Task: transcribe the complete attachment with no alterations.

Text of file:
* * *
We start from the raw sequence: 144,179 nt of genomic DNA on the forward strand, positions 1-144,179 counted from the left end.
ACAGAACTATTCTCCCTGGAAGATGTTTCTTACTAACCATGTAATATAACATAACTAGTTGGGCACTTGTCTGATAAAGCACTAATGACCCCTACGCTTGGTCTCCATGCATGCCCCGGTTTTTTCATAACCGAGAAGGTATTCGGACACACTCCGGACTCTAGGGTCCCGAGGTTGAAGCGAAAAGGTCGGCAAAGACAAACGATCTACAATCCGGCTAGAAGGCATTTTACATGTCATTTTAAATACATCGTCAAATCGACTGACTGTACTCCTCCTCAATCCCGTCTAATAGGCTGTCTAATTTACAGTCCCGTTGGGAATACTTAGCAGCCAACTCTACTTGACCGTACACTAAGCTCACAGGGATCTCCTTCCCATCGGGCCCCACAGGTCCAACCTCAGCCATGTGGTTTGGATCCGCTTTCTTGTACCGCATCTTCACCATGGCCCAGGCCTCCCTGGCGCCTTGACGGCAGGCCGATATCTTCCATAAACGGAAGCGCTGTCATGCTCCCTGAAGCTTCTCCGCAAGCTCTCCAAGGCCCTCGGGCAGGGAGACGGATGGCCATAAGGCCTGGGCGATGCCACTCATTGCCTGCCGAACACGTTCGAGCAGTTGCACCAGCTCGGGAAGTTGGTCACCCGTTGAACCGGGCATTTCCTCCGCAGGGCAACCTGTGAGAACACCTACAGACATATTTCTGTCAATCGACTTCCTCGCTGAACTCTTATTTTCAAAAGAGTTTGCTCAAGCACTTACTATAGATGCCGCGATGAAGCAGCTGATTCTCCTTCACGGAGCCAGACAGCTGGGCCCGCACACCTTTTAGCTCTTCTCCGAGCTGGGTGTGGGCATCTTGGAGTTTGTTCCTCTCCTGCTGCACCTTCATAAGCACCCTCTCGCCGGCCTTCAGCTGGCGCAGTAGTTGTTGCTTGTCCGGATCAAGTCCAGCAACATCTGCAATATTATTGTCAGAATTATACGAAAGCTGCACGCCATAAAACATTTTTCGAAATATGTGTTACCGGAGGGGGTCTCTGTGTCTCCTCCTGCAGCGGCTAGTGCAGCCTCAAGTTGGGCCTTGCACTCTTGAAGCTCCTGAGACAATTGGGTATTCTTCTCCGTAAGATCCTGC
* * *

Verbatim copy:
We start from the raw sequence: 144,179 nt of genomic DNA on the forward strand, positions 1-144,179 counted from the left end.
ACAGAACTATTCTCCCTGGAAGATGTTTCTTACTAACCATGTAATATAACATAACTAGTTGGGCACTTGTCTGATAAAGCACTAATGACCCCTACGCTTGGTCTCCATGCATGCCCCGGTTTTTTCATAACCGAGAAGGTATTCGGACACACTCCGGACTCTAGGGTCCCGAGGTTGAAGCGAAAAGGTCGGCAAAGACAAACGATCTACAATCCGGCTAGAAGGCATTTTACATGTCATTTTAAATACATCGTCAAATCGACTGACTGTACTCCTCCTCAATCCCGTCTAATAGGCTGTCTAATTTACAGTCCCGTTGGGAATACTTAGCAGCCAACTCTACTTGACCGTACACTAAGCTCACAGGGATCTCCTTCCCATCGGGCCCCACAGGTCCAACCTCAGCCATGTGGTTTGGATCCGCTTTCTTGTACCGCATCTTCACCATGGCCCAGGCCTCCCTGGCGCCTTGACGGCAGGCCGATATCTTCCATAAACGGAAGCGCTGTCATGCTCCCTGAAGCTTCTCCGCAAGCTCTCCAAGGCCCTCGGGCAGGGAGACGGATGGCCATAAGGCCTGGGCGATGCCACTCATTGCCTGCCGAACACGTTCGAGCAGTTGCACCAGCTCGGGAAGTTGGTCACCCGTTGAACCGGGCATTTCCTCCGCAGGGCAACCTGTGAGAACACCTACAGACATATTTCTGTCAATCGACTTCCTCGCTGAACTCTTATTTTCAAAAGAGTTTGCTCAAGCACTTACTATAGATGCCGCGATGAAGCAGCTGATTCTCCTTCACGGAGCCAGACAGCTGGGCCCGCACACCTTTTAGCTCTTCTCCGAGCTGGGTGTGGGCATCTTGGAGTTTGTTCCTCTCCTGCTGCACCTTCATAAGCACCCTCTCGCCGGCCTTCAGCTGGCGCAGTAGTTGTTGCTTGTCCGGATCAAGTCCAGCAACATCTGCAATATTATTGTCAGAATTATACGAAAGCTGCACGCCATAAAACATTTTTCGAAATATGTGTTACCGGAGGGGGTCTCTGTGTCTCCTCCTGCAGCGGCTAGTGCAGCCTCAAGTTGGGCCTTGCACTCTTGAAGCTCCTGAGACAATTGGGTATTCTTCTCCGTAAGATCCTGC